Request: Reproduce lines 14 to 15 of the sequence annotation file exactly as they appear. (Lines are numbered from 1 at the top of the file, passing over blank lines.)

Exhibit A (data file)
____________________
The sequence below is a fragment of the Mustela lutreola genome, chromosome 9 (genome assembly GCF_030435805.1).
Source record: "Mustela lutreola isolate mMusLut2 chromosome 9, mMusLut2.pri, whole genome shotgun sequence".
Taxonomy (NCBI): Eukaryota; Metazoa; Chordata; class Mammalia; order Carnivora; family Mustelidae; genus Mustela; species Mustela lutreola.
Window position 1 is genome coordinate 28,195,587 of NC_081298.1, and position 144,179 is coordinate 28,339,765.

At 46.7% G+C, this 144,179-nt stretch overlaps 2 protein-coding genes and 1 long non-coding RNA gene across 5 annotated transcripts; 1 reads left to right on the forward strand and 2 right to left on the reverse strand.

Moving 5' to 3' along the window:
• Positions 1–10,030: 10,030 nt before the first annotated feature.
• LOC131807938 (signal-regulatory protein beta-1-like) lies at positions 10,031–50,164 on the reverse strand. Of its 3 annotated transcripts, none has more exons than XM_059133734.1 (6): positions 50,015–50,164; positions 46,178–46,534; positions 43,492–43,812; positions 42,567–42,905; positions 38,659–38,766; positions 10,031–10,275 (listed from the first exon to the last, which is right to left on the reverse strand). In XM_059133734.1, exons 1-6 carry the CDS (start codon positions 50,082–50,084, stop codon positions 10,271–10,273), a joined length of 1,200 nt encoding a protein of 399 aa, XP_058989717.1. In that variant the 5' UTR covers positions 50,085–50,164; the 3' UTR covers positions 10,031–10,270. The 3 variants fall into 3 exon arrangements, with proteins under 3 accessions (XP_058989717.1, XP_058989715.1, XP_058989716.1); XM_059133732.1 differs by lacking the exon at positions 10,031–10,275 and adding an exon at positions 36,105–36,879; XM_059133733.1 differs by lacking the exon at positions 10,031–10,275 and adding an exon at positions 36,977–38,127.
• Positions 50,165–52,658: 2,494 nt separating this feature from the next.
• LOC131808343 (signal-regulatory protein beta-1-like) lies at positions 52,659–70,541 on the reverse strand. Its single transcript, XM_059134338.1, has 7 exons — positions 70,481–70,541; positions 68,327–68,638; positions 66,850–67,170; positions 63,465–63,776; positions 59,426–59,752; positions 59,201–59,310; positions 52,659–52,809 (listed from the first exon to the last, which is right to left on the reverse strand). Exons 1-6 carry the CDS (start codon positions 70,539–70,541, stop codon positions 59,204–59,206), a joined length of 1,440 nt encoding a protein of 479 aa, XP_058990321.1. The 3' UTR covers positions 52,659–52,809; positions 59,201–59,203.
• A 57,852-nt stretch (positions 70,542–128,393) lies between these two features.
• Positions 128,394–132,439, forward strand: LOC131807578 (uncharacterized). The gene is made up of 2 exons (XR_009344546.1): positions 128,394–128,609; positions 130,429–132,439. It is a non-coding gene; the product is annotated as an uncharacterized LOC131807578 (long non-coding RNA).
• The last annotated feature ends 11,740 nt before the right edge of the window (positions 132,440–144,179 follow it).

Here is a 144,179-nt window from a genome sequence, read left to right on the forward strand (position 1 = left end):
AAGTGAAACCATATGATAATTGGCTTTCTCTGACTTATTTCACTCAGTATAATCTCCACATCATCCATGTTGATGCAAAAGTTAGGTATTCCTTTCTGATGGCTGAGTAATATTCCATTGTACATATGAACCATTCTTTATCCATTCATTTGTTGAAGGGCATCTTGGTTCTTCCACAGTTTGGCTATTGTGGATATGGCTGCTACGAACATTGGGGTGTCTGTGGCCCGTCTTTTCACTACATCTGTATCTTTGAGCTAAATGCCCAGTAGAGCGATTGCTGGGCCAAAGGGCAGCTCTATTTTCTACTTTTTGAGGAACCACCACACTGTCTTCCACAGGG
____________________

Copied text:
Here is a 144,179-nt window from a genome sequence, read left to right on the forward strand (position 1 = left end):
AAGTGAAACCATATGATAATTGGCTTTCTCTGACTTATTTCACTCAGTATAATCTCCACATCATCCATGTTGATGCAAAAGTTAGGTATTCCTTTCTGATGGCTGAGTAATATTCCATTGTACATATGAACCATTCTTTATCCATTCATTTGTTGAAGGGCATCTTGGTTCTTCCACAGTTTGGCTATTGTGGATATGGCTGCTACGAACATTGGGGTGTCTGTGGCCCGTCTTTTCACTACATCTGTATCTTTGAGCTAAATGCCCAGTAGAGCGATTGCTGGGCCAAAGGGCAGCTCTATTTTCTACTTTTTGAGGAACCACCACACTGTCTTCCACAGGG